These results were in line with the histological features of these different TMEs, and the authors next chose to look at specific cellular composition via a deep-phenotyping platform. Using the sample set of 143 PDAC tumor resections, the researchers first mapped the subTME landscape of each sample and then applied a 25-marker immunohistochemistry panel followed by digital quantification to investigate subTME composition across patients and across patient-paired subTMEs. As expected based on sequencing and proteomic data, the reactive/intermediate subTME samples had increased staining for immune cells while the deserted subTME had high staining for collagen and a nonsignificant trend towards B cell enrichment.

In a parallel set of experiments the authors expanded on a preliminary finding from the RNAseq/proteomic dataset, where it appeared that distinct cancer-associated fibroblast subtypes segregated to different subTMEs. Cancer-associated fibroblasts from the two identified subTME groupings were isolated from 13 new PDAC specimens for single-cell characterization and functional assays. Single-cell analysis showed that deserted-type fibroblasts were enriched in growth-related genes, while reactive-type fibroblasts were enriched in immune-related genes. In line with these data, the growth patterns of fibroblast monolayers from reactive subTME fibroblasts were more motile, and deserted subTME fibroblasts grew faster. These data suggested that cancer-associated fibroblast subtypes may define the phenotype of the cellular communities that build up around them: inflammatory fibroblasts recruit immune cells and drive reactive subTME development, while highly proliferative fibroblasts contributed to deserted subTMEs with increased extracellular matrix content but few other infiltrating cells.

Finally, the authors address the big question: how do subTMEs affect tumor cell behavior and overall cancer progression/treatment response? RNAseq and proteomics analysis of cancerous cells revealed that reactive subTME-associated tumor cells were enriched for genes encoding cell cycle progression factors and oncogenic signaling, while deserted subTME-origin tumor cells were enriched for cellular metabolism and protein secretion genes. Correspondingly, reactive-dominant TME drove a more basal-like cancerous phenotype and shortened survival in this patient sample, while the deserted TME state appeared to support tumor differentiation and lead to longer survival. With respect to chemotherapy effectiveness, the authors found that conditioned media from deserted-type fibroblasts increased chemotherapy drug resistance in a majority of patient-derived organoids compared to media from reactive fibroblasts, indicating that deserted TMEs drive poorer chemotherapy response. Indeed, deserted TME-dominant patients had poorer response to first-line chemotherapy. The effect of neoadjuvant therapy on the TME landscape was similarly significant: a higher proportion of deserted TME-dominant tumor biopsies were observed post-chemo than in stage-matched treatment-naïve biopsies, indicating that extended treatment may drive TME evolution.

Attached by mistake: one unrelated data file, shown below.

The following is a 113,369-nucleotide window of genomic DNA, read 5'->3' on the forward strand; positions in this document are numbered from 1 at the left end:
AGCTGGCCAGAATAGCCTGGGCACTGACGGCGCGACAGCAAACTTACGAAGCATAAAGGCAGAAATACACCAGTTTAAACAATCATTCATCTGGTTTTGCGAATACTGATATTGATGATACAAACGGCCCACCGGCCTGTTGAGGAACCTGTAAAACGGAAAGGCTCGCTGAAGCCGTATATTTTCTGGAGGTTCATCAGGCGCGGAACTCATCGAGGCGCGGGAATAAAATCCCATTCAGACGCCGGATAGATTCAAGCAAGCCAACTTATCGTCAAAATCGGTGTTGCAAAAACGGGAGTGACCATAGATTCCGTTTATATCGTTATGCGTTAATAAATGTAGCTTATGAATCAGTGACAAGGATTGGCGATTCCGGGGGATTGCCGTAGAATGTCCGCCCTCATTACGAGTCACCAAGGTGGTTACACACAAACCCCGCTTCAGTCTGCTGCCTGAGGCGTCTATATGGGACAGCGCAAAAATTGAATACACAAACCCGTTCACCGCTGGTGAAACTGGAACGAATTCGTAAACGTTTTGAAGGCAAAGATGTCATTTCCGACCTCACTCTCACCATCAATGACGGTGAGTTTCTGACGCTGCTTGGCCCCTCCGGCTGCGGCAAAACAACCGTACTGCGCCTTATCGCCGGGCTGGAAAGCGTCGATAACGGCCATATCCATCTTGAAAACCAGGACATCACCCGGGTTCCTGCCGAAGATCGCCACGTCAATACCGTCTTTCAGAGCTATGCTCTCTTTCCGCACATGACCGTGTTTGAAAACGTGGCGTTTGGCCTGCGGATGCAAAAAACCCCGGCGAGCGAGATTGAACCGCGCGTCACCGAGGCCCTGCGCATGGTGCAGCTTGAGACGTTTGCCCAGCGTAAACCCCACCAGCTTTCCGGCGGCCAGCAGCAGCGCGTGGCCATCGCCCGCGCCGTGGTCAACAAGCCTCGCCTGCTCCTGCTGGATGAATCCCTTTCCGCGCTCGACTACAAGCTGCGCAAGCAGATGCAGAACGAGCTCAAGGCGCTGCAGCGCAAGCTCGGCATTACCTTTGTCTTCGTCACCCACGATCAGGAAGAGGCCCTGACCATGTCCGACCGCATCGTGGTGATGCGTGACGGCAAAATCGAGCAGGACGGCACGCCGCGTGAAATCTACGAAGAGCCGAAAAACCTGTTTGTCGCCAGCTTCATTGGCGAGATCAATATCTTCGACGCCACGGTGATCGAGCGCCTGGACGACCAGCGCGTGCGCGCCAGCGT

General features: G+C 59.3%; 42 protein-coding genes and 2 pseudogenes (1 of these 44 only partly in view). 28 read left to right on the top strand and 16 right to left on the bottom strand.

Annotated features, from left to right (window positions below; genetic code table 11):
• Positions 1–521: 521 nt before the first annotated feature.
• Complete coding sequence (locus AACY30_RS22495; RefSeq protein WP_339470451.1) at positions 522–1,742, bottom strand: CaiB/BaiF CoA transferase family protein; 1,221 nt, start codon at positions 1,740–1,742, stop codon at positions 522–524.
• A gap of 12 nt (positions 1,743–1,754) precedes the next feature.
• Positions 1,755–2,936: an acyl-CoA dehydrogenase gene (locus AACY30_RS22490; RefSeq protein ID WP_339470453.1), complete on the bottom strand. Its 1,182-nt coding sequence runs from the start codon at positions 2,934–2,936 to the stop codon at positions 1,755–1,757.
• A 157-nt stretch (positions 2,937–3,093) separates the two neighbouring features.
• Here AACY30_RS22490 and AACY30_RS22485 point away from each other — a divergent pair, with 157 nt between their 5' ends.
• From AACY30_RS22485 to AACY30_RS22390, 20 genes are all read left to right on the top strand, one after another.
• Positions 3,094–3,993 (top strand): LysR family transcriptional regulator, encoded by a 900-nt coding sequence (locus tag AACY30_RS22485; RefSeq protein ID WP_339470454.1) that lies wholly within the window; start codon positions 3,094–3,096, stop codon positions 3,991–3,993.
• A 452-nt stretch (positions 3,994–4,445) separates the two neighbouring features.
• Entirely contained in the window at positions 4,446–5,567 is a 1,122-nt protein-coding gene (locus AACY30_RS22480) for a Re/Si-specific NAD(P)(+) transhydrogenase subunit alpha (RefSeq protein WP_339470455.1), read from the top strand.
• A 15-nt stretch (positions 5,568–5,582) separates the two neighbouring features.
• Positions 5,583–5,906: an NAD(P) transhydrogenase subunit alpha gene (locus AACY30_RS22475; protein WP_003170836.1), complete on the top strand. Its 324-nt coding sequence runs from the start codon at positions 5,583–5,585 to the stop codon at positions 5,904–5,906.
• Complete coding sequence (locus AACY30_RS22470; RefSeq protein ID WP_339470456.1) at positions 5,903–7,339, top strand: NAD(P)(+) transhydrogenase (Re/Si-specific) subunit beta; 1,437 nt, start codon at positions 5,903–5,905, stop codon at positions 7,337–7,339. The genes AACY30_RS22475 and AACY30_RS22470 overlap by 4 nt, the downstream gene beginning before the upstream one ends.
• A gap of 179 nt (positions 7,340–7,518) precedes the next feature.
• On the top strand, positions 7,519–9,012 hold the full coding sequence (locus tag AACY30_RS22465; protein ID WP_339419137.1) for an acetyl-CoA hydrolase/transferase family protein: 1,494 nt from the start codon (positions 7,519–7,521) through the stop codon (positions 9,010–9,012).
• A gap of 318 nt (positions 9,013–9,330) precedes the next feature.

Tumor microenvironment histology images showing heterogeneity and functional characteristics.
A visual summary of the findings from Grünwald et al. Tumor microenvironments in PDAC can be classified into "reactive" and "deserted" phenotypes, each of which have distinct functional characteristics and effects on cancer progression. 

In sum, Grünwald et al. report some very exciting findings with major potential for patient benefit and clinical application. Most fundamentally, they establish that PDAC TMEs can be meaningfully described by two major phenotypic groupings: reactive and deserted. Reactive TMEs are inflamed and tumor-promoting but also more chemo-sensitive. Deserted TMEs correlate with tumor differentiation but predict poor treatment responses. Tumors that existed within a mix of both reactive and deserted TME therefore get the benefit of both chemoprotection and increased growth, leading to worse patient outcome than tumors with a single TME type. These are the kinds of projects that Biodock is excited to work on—our platform enables cell segmentation and marker analysis pipelines on a cloud-based system for unlimited storage space and immediate access. Have a large dataset of IHC images that need to be quantified? We can do it--reach out for more details!